Ancient Egypt has the most well known documentation of the virtues of the Papyrus plant; largely because of the use they made of the fibers from the stem of this warm weather, water loving plant. From this plant came the first known “paper” – scrolls of it, made from these fibers. They carried the knowledge of their times into our modern world. Scrolls of that era can be read today, and continue to be one of the best resources for understanding ancient times.
An excerpt from information provided by Earlham College reveals a curious point about values perceived of that technology:
The use of papyrus as a writing material goes back to extreme antiquity. The oldest written papyrus known to be in existence is, according to Kenyon (The Paleography of Greek Papyri, Oxford, 1899), an account-sheet belonging to the reign of the Egyptian king Assa, which is conjecturally dated circa 2600 B.C.The first recorded purchase of papyri by European visitors to Egypt was in 1778. In that year a nameless dealer in antiquities bought from some peasants a papyrus roll of documents from the year 191 – 192 A.D., and looked on while they set fire to fifty or so others simply to enjoy the aromatic smoke that was produced. Since that date an enormous quantity of inscribed papyri in all possible languages, of ages varying from a thousand to nearly five thousand years, have been recovered from the magic soil of the ancient seats of civilisation in the Nile Valley. From about 1820 to 1840 the museums of Europe acquired quite a respectable number of papyri from Memphis and Letopolis in Middle Egypt, and from This, Panopolis, Thebes, Hermonthis, Elephantine, and Syene in Upper Egypt. Not many scholars took any notice of them at first, and only a very few read and profited by them.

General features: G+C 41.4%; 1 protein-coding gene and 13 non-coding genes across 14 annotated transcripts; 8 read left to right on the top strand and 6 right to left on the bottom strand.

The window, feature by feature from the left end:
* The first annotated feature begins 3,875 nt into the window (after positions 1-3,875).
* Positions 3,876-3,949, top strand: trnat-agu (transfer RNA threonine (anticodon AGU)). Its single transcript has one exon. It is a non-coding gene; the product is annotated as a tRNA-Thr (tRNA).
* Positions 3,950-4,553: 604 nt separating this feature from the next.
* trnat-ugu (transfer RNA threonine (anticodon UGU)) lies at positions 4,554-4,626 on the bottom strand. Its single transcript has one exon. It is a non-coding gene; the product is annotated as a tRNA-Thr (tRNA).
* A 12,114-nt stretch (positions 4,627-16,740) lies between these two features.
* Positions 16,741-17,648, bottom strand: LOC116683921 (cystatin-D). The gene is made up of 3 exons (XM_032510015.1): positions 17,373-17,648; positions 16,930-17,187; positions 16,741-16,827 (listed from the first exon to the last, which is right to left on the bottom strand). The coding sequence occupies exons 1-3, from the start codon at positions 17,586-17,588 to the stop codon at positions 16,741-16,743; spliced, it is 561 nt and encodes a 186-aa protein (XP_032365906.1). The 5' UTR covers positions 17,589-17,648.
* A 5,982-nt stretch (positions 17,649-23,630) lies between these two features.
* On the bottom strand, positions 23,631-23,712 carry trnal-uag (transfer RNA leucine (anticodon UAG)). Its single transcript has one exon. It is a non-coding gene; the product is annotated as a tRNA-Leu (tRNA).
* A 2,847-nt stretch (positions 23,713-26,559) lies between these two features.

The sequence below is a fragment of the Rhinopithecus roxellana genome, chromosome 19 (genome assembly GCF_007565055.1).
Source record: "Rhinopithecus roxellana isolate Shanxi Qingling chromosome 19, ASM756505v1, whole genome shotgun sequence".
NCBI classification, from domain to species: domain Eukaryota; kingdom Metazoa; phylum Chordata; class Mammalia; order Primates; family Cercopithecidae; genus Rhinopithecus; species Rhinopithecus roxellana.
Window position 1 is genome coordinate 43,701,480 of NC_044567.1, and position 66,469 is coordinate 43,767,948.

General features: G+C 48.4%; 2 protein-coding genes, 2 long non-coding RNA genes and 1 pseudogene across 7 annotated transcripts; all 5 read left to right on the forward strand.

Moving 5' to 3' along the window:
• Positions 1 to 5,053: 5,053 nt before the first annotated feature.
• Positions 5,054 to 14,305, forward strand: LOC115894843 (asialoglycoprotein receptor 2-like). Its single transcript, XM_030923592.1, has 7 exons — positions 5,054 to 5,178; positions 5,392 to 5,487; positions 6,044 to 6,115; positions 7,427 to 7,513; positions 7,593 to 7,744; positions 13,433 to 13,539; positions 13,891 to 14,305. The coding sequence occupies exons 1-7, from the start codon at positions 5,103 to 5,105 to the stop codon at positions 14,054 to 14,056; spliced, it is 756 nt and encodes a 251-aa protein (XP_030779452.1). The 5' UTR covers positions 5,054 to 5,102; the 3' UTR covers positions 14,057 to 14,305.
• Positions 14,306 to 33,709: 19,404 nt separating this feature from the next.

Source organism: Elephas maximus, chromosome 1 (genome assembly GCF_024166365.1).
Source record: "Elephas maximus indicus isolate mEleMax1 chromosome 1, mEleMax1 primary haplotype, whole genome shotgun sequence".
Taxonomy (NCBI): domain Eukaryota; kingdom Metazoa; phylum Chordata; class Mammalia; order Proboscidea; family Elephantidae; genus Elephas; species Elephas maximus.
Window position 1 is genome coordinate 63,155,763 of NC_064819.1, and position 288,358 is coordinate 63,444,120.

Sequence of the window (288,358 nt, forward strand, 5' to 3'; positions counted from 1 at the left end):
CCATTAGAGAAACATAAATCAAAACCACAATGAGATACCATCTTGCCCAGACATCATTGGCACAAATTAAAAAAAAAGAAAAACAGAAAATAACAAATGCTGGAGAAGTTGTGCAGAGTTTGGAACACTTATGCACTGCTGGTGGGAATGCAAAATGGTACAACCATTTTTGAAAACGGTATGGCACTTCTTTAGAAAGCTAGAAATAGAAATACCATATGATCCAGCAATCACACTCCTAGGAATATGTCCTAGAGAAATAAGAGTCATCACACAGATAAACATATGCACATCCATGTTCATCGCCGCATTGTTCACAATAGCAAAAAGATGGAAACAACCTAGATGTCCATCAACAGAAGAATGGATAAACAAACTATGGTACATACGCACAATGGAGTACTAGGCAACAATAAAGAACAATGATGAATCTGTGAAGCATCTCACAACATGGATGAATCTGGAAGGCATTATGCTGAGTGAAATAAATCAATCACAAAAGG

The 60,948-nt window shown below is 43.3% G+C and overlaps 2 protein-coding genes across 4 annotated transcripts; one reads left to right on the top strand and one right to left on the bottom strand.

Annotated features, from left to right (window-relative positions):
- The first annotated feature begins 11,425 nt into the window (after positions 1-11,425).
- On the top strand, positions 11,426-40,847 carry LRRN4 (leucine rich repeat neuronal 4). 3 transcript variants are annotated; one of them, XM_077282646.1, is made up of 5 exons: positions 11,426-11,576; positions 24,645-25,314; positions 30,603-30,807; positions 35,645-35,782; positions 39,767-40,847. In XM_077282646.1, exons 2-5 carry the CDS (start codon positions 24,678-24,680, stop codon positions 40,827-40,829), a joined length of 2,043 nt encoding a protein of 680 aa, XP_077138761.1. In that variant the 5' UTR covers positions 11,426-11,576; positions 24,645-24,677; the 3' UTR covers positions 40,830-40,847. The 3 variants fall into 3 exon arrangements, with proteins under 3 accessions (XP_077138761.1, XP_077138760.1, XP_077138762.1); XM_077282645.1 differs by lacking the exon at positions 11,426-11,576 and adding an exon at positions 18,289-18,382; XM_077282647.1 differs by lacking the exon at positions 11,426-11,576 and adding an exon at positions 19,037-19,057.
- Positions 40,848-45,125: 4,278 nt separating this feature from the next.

How could such a marvel have been taken for granted? Egyptians used this technology (ancient IT) about 4000 years before Europeans knew of it. When they finally did make note, it was so common and abundant in Egypt that they were burning scrolls of it for entertainment.
Papyrus remains with us in our modern day world. If not for paper, then just for the unusual beauty that Dr. Suess would most appreciate.
Plant Papyrus in a mud puddle and admire it until temperatures drop below around 40 degrees. It is a durable bog plant, though it does need the warm temperatures. With minimal effort, it can be kept going until spring by taking stem cuttings to root in a wet medium, or dig up planter full. Either way, place it inside by a sunny window.